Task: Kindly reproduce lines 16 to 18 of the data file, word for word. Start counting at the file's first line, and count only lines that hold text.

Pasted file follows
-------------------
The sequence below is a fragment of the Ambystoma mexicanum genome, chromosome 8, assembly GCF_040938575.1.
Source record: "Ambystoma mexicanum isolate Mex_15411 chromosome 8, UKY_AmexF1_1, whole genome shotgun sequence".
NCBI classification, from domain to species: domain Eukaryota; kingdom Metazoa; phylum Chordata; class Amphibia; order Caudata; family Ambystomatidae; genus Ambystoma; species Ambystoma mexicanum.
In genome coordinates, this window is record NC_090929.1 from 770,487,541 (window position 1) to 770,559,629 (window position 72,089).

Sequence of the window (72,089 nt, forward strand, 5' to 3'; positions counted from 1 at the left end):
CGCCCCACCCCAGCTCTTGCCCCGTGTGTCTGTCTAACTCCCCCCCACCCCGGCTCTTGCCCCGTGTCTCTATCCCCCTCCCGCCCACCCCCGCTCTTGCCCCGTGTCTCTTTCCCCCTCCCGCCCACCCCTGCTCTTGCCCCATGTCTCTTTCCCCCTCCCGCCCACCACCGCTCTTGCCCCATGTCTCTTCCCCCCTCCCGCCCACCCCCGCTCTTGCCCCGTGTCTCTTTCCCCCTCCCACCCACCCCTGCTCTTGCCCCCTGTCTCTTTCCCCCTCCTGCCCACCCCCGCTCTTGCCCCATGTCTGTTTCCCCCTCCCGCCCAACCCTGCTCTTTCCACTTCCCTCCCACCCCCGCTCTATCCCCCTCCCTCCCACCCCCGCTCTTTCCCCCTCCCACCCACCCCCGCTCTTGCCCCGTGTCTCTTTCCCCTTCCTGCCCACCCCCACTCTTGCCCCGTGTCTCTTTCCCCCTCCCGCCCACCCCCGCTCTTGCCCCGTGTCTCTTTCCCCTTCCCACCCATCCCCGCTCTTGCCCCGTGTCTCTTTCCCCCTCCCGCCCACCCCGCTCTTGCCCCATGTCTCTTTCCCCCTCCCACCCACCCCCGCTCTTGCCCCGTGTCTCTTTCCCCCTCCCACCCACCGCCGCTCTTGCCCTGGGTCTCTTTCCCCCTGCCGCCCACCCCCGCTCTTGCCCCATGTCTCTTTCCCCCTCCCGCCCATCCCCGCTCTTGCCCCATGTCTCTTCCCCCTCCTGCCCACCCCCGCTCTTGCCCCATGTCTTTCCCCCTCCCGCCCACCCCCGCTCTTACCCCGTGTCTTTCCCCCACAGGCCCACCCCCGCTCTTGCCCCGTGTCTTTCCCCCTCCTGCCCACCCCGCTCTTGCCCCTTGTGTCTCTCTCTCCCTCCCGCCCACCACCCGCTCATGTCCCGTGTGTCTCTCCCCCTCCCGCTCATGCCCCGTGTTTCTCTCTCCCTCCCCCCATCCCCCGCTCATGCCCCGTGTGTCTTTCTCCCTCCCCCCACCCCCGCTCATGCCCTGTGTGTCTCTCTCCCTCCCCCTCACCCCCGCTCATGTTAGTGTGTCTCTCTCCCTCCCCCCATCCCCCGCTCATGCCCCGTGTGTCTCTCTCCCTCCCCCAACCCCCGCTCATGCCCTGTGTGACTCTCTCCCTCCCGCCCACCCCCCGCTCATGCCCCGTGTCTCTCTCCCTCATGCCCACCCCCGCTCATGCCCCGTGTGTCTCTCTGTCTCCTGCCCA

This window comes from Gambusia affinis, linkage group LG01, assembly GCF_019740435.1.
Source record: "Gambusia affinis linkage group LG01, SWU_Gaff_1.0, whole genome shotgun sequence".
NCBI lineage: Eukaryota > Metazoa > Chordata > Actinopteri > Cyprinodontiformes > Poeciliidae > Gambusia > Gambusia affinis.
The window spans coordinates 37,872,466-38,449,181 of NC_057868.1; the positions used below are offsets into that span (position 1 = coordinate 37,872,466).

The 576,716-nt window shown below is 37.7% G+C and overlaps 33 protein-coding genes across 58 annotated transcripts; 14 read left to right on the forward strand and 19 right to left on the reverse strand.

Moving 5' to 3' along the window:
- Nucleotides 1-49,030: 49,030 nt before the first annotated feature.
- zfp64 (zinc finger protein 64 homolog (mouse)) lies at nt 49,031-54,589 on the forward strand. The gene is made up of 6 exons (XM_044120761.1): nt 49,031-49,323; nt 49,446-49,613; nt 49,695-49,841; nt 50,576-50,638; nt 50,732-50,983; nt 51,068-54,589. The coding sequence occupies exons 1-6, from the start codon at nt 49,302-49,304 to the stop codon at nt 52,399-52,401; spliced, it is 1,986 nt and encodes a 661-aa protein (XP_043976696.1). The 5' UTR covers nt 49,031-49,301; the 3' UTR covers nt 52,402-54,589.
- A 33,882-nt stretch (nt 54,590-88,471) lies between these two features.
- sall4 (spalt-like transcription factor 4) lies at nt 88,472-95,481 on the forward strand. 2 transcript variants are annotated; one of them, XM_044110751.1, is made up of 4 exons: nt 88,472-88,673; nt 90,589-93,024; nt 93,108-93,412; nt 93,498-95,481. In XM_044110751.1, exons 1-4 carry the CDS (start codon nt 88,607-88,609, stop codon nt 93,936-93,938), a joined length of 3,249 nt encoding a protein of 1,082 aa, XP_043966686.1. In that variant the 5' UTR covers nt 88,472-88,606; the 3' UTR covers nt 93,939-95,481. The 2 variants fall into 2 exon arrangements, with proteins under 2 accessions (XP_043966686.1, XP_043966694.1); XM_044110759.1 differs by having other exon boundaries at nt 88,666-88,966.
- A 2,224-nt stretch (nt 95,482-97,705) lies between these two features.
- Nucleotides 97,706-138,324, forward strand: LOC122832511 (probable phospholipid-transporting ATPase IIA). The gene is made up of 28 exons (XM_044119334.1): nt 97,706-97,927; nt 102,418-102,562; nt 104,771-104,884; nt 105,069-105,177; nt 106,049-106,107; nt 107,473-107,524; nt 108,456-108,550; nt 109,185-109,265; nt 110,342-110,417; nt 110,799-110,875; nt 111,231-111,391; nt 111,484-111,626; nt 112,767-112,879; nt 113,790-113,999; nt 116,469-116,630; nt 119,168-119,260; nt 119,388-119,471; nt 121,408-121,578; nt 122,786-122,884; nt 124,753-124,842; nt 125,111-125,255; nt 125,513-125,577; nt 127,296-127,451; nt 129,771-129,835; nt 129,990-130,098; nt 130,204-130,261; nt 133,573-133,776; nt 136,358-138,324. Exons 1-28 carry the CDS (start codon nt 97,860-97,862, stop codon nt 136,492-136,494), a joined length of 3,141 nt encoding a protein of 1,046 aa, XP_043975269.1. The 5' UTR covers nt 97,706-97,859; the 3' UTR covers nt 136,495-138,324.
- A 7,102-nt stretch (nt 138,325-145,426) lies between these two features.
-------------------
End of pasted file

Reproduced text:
- sall4 (spalt-like transcription factor 4) lies at nt 88,472-95,481 on the forward strand. 2 transcript variants are annotated; one of them, XM_044110751.1, is made up of 4 exons: nt 88,472-88,673; nt 90,589-93,024; nt 93,108-93,412; nt 93,498-95,481. In XM_044110751.1, exons 1-4 carry the CDS (start codon nt 88,607-88,609, stop codon nt 93,936-93,938), a joined length of 3,249 nt encoding a protein of 1,082 aa, XP_043966686.1. In that variant the 5' UTR covers nt 88,472-88,606; the 3' UTR covers nt 93,939-95,481. The 2 variants fall into 2 exon arrangements, with proteins under 2 accessions (XP_043966686.1, XP_043966694.1); XM_044110759.1 differs by having other exon boundaries at nt 88,666-88,966.
- A 2,224-nt stretch (nt 95,482-97,705) lies between these two features.
- Nucleotides 97,706-138,324, forward strand: LOC122832511 (probable phospholipid-transporting ATPase IIA). The gene is made up of 28 exons (XM_044119334.1): nt 97,706-97,927; nt 102,418-102,562; nt 104,771-104,884; nt 105,069-105,177; nt 106,049-106,107; nt 107,473-107,524; nt 108,456-108,550; nt 109,185-109,265; nt 110,342-110,417; nt 110,799-110,875; nt 111,231-111,391; nt 111,484-111,626; nt 112,767-112,879; nt 113,790-113,999; nt 116,469-116,630; nt 119,168-119,260; nt 119,388-119,471; nt 121,408-121,578; nt 122,786-122,884; nt 124,753-124,842; nt 125,111-125,255; nt 125,513-125,577; nt 127,296-127,451; nt 129,771-129,835; nt 129,990-130,098; nt 130,204-130,261; nt 133,573-133,776; nt 136,358-138,324. Exons 1-28 carry the CDS (start codon nt 97,860-97,862, stop codon nt 136,492-136,494), a joined length of 3,141 nt encoding a protein of 1,046 aa, XP_043975269.1. The 5' UTR covers nt 97,706-97,859; the 3' UTR covers nt 136,495-138,324.